“Just as a great fighter. Everybody wants to be a great fighter, don’t they? And I never shied away from a fight, even when I got hurt, I always came back for more,” Joe Calzaghe speaking to Sky Sports on how he’d like to be remembered.
Former super-middleweight and light-heavyweight king Joe Calzaghe today celebrates his 50th birthday. Having retired in 2008, this after back-to-back wins in America, over legends Bernard Hopkins and Roy Jones Jr, Calzaghe sure has some great career to look back on. Joe basically did it all: he retired with an unbeaten record, he fought and beat every man he was supposed to fight and beat (with the possible exception of Carl Froch; these two would-be rivals reaching their peak and prime at different times), he unified the super-middleweight title, 168 being his ideal fighting weight, and Calzaghe always entertained.
46-0, with the WBA/WBC, WBO and Ring Magazine titles held at 168, with The Ring belt also captured at 175 pounds, Calzaghe’s resume boasts wins over – (in order of wins being achieved) Chris Eubank, Robin Reid (in a perhaps surprisingly tough and close one), Charles Brewer, Byron Mitchell (an underrated, short and sweet slugfest), Jell Lacy, Sakio Bika, Mikkel Kessler, Hopkins and Jones.
And Calzaghe, who came up in a small, ramshackle gym his dad ran in Newbridge, Wales, achieved it all while serving the paying public with some awesome action fights. Possessing astonishing conditioning, fast hands, the ability to pump out 100 punches a round in some of his fights (see the masterclass win over Lacy and the unification win over Kessler), Joe also had a solid chin and, for when he was knocked down (as he was four times during his career, by Mitchell, by Kabary Salem, by Hopkins and by Jones) he had hugely impressive recuperative powers.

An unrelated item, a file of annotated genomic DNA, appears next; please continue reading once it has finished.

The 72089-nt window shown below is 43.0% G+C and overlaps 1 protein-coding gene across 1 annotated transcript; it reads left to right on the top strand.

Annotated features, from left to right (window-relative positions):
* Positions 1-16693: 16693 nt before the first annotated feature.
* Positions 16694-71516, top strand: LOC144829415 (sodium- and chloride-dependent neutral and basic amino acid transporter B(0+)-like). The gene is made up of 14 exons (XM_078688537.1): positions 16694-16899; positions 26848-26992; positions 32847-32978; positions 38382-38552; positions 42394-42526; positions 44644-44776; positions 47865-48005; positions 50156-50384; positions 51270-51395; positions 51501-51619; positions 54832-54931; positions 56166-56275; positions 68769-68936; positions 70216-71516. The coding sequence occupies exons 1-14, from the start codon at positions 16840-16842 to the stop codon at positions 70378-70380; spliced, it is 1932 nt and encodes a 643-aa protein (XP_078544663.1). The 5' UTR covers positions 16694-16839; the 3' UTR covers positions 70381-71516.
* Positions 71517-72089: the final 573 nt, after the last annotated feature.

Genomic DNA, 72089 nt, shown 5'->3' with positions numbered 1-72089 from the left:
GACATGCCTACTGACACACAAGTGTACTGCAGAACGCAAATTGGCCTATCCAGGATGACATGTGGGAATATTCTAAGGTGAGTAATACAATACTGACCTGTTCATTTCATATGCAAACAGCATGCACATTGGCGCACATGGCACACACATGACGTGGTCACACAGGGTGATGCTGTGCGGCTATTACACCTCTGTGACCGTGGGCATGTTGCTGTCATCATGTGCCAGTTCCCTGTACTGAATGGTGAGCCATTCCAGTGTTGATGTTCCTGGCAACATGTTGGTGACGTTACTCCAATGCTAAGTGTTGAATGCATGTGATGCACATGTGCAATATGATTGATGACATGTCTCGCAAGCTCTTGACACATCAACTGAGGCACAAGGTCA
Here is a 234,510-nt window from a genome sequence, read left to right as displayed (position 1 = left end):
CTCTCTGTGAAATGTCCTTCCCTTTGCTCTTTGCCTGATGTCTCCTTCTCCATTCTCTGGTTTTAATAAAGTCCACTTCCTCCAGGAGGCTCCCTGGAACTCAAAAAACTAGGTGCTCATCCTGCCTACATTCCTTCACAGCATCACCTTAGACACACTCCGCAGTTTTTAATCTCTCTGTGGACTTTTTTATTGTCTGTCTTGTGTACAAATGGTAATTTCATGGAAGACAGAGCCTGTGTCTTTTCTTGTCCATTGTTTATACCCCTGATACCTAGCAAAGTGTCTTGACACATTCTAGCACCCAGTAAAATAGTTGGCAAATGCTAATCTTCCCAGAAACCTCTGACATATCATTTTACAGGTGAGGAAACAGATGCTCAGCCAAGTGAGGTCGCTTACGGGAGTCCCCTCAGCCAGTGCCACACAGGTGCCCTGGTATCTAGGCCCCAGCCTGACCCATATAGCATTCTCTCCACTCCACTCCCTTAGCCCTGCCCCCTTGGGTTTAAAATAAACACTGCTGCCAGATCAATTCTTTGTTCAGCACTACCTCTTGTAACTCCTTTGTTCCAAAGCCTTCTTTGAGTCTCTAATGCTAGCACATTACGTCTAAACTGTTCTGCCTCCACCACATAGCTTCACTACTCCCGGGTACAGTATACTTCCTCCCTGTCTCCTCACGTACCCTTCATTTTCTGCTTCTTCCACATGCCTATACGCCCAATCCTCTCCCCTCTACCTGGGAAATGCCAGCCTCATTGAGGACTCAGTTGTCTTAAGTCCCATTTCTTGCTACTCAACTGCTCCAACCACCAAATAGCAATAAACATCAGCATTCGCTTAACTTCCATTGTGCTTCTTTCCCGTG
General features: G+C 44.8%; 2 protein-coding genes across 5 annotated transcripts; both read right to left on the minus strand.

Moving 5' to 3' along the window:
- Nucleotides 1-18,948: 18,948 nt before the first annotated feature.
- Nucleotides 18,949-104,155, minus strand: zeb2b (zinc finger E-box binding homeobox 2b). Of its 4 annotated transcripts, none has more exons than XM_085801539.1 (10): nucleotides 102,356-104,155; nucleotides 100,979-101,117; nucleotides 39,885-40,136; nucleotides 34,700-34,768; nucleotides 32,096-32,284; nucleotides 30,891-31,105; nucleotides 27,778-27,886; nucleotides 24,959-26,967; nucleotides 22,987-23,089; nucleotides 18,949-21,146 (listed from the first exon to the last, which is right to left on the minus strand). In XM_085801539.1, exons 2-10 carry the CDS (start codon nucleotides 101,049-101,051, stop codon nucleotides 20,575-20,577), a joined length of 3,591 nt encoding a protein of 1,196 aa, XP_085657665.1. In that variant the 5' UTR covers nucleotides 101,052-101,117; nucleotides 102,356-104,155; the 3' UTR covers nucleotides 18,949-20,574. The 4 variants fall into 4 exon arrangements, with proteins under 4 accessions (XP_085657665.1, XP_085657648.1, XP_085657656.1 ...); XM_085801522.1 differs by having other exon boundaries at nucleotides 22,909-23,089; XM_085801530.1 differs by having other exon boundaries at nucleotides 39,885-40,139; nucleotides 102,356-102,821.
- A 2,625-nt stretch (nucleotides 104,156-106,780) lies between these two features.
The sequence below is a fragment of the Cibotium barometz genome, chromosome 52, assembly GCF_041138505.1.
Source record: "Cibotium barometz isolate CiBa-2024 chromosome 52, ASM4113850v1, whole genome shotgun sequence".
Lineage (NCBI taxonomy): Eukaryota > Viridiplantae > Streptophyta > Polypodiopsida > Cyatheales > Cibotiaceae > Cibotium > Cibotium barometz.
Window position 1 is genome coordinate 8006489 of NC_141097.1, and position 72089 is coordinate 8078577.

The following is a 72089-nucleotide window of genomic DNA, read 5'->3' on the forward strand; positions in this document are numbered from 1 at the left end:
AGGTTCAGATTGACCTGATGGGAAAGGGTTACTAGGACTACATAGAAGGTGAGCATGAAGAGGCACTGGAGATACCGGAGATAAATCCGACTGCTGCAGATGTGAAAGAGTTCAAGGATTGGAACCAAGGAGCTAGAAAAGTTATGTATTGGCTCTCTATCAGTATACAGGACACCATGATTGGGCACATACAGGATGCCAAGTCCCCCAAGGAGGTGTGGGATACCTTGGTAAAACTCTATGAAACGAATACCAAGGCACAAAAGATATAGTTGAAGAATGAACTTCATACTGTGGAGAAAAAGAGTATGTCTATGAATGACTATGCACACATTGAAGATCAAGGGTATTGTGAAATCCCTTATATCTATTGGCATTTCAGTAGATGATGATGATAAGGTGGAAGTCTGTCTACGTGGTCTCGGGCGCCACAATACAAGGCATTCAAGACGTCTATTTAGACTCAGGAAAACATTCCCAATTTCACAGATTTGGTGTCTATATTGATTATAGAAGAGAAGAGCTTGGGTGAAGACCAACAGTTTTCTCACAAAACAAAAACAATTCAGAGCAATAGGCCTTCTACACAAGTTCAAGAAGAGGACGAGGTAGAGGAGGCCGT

Calzaghe passed his first “gut-check” in the 1997 fight with Eubank. Taken, as he said himself, to “dark places,” Calzaghe proved during the course of those 12 hard, exhausting rounds, to himself most importantly, that he had what was needed to reach the top. Battles with hand trouble hindered Joe, even threatened to ruin his career at one point – Calzaghe, who had already been forced to postpone the Lacy fight due to a hand injury, wanted to pull out again before the March 2006 fight that turned him into a star – but Calzaghe’s career eventually bloomed in fine style.
Calzaghe did not become a star for some time, but the Lacy fight and his utter annihilation of the so-called next big thing did it. The excellent win over Kessler might have been Joe’s finest hour, while the wins over Hopkins and Jones Jr were the icing on the top of one honestly baked, naturally produced cake. Adding to Calzaghe’s legacy is the number of 168 world title retentions he made – 21 in all. Yes, some of Joe’s challengers were not elite material, yet staying on top for so long (a little over 10 long years as super-middleweight champion) takes some doing.
There was talk of Calzaghe sticking around and trying to break Rocky Marciano’s 49-0 record, yet Joe sensibly walked away on top, on his own terms. Today, Calzaghe is ranked by many as THE greatest super-middleweight in history, while he is ranked as one of the greatest British fighters of all-time; with some experts going as far as to say Joe deserves to be ranked as THE greatest British fighter ever.
Calzaghe was super-special. Of that there is zero doubt. As far as how he said he would like to be remembered, Calzaghe has got what he wanted.